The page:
TEHRAN: Annual premiums for 2017-delivery refined lead in Asia have softened compared with the year before as a result of an uptick in Iranian exports of the metal.
Premiums for 99.97% purity lead ingots have been locked in at a range of $50-90 per ton, CIF East Asian ports, in contracts for full-year 2017 supply, down from $90-100 per ton last year, market sources told Customs Today.
Lead is mainly bought as a raw material to produce lead-acid batteries used to power automotive vehicles. London Metal Exchange three-month lead prices rose by 22.2% in 2016 to close the year on $2,181 per ton.
Higher prices for the metal, aligned with a stronger US dollar, have incentivized the production and export of lead from countries such as Iran and Russia, where exchange rates have suffered of late. Higher exports have in turn softened long-term premiums, sources said.
“It’s getting more available and cheaper,” a lead trader told Customs Today.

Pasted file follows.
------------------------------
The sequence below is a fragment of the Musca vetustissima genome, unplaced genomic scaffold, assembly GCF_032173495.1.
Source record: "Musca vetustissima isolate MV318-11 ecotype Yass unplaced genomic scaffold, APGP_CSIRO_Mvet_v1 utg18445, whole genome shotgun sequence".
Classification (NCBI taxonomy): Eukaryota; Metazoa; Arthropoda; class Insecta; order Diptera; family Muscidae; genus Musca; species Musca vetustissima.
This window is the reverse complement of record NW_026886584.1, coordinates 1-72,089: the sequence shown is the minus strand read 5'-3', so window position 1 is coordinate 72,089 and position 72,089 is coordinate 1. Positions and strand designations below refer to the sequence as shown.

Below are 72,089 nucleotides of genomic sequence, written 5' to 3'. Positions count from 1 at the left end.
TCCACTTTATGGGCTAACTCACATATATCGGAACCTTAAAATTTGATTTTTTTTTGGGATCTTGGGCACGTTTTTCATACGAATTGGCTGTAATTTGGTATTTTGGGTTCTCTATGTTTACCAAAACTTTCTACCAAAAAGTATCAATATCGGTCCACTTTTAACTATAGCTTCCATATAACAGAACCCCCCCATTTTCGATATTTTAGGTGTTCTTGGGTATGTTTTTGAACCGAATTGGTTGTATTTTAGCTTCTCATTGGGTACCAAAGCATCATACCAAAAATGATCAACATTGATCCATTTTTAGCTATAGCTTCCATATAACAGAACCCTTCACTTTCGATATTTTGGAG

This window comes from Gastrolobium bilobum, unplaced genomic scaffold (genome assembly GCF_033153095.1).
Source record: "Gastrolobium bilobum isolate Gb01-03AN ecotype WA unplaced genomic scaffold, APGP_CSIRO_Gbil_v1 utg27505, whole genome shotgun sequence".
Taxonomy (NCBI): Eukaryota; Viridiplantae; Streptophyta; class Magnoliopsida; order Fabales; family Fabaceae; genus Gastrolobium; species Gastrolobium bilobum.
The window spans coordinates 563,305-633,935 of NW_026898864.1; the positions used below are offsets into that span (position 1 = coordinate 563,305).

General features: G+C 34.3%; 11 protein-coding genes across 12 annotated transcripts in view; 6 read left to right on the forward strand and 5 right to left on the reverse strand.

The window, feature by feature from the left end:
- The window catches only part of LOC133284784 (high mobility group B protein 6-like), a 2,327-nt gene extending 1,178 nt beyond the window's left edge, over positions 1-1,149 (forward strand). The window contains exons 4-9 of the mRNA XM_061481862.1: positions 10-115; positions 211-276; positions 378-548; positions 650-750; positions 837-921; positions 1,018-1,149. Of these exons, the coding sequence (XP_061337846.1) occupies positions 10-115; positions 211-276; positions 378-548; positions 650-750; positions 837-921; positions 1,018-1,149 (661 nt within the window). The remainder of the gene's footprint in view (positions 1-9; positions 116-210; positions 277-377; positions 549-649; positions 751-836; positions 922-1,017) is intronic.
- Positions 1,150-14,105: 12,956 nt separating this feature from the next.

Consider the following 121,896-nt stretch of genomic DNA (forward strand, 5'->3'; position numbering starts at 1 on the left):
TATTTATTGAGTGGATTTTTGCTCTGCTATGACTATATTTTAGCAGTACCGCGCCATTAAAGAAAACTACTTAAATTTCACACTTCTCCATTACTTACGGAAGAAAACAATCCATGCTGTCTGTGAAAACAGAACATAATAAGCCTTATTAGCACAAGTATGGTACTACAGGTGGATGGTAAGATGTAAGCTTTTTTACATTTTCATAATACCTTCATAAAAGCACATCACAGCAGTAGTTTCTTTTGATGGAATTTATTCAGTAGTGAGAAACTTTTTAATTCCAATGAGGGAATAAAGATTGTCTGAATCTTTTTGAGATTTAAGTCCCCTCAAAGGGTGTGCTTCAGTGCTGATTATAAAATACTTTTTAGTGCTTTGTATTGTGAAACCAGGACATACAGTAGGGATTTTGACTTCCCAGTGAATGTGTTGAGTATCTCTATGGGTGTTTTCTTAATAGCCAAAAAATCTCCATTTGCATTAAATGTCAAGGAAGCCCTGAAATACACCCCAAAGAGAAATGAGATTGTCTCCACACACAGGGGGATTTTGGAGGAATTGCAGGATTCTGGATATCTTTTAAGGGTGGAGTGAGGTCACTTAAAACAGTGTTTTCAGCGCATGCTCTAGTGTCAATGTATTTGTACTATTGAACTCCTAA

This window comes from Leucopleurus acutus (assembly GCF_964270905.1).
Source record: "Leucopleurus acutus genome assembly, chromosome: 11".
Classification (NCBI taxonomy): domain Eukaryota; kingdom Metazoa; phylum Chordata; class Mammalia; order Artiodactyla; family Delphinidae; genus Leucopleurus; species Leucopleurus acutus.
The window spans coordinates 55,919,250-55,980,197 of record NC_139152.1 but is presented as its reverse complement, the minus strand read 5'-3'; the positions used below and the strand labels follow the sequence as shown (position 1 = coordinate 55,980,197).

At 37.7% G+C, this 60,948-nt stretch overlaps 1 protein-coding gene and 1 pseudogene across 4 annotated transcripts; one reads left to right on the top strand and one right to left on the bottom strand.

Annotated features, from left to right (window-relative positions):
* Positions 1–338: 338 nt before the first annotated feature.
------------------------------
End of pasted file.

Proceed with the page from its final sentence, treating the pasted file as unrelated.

“The lead market in the last 12 months has changed completely; it was manageable, now it’s getting tough. There’s a lot of competition around.”
Deals basis CIF Taiwan, a hub for battery makers in the region, have been sealed at $50-60 per ton for lead of Iranian origin, $70-75 per ton for Russian and $85-90 per ton for Australian origin material, several sources confirmed.
“Although they claim the purity [for Iranian lead] is 99.985%, buyers still consider it [to be] 99.97% because their dross is higher than the others,” a buyer there said.
Specific data regarding Iranian lead exports is not publicly available, but sources inside the country have described how the industry there had suffered when prices had dropped and find it harder to achieve the same premium for their metal now that prices had rebounded.
“After the sanctions were lifted, most countries in Asia were interested in working with us; but now the LME is settling higher, customers are only willing to buy at lower premiums,” a producer and exporter of lead in Iran said.
Demand from battery manufacturers has remained stable. The industry is not yet seeing a significant loss of market share from other forms of batteries, such as lithium-ion.
Vehicle production has been largely unchanged. Data from the ASEAN Automotive Federation show that motor vehicle production in the region in January-October 2016 was up 2.0% year-on-year. However, key production hub Malaysia saw production fall by 15.2% in the same period.
“At least 90% of our lead battery makers expect consumption to be unchanged and for stable supply and demand [in 2017],” a second trading source said.